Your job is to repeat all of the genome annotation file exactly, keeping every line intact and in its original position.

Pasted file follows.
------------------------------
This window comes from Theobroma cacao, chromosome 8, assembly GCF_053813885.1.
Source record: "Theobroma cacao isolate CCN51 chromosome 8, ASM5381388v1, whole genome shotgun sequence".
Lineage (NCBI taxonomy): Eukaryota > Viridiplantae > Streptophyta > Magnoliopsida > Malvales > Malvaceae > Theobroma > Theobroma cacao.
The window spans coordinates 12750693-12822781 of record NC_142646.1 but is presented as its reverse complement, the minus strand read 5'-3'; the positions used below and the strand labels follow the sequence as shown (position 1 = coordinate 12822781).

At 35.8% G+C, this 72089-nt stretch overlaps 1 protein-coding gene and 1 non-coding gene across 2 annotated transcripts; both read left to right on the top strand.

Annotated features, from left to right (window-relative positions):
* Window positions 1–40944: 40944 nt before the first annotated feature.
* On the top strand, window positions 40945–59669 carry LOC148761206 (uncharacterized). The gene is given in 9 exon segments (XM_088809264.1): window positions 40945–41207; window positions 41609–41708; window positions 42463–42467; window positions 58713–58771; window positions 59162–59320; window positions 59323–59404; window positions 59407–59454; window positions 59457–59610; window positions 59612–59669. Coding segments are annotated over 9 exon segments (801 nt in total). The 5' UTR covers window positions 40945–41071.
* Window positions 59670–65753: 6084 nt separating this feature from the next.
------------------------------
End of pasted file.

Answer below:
This window comes from Theobroma cacao, chromosome 8, assembly GCF_053813885.1.
Source record: "Theobroma cacao isolate CCN51 chromosome 8, ASM5381388v1, whole genome shotgun sequence".
Lineage (NCBI taxonomy): Eukaryota > Viridiplantae > Streptophyta > Magnoliopsida > Malvales > Malvaceae > Theobroma > Theobroma cacao.
The window spans coordinates 12750693-12822781 of record NC_142646.1 but is presented as its reverse complement, the minus strand read 5'-3'; the positions used below and the strand labels follow the sequence as shown (position 1 = coordinate 12822781).

At 35.8% G+C, this 72089-nt stretch overlaps 1 protein-coding gene and 1 non-coding gene across 2 annotated transcripts; both read left to right on the top strand.

Annotated features, from left to right (window-relative positions):
* Window positions 1–40944: 40944 nt before the first annotated feature.
* On the top strand, window positions 40945–59669 carry LOC148761206 (uncharacterized). The gene is given in 9 exon segments (XM_088809264.1): window positions 40945–41207; window positions 41609–41708; window positions 42463–42467; window positions 58713–58771; window positions 59162–59320; window positions 59323–59404; window positions 59407–59454; window positions 59457–59610; window positions 59612–59669. Coding segments are annotated over 9 exon segments (801 nt in total). The 5' UTR covers window positions 40945–41071.
* Window positions 59670–65753: 6084 nt separating this feature from the next.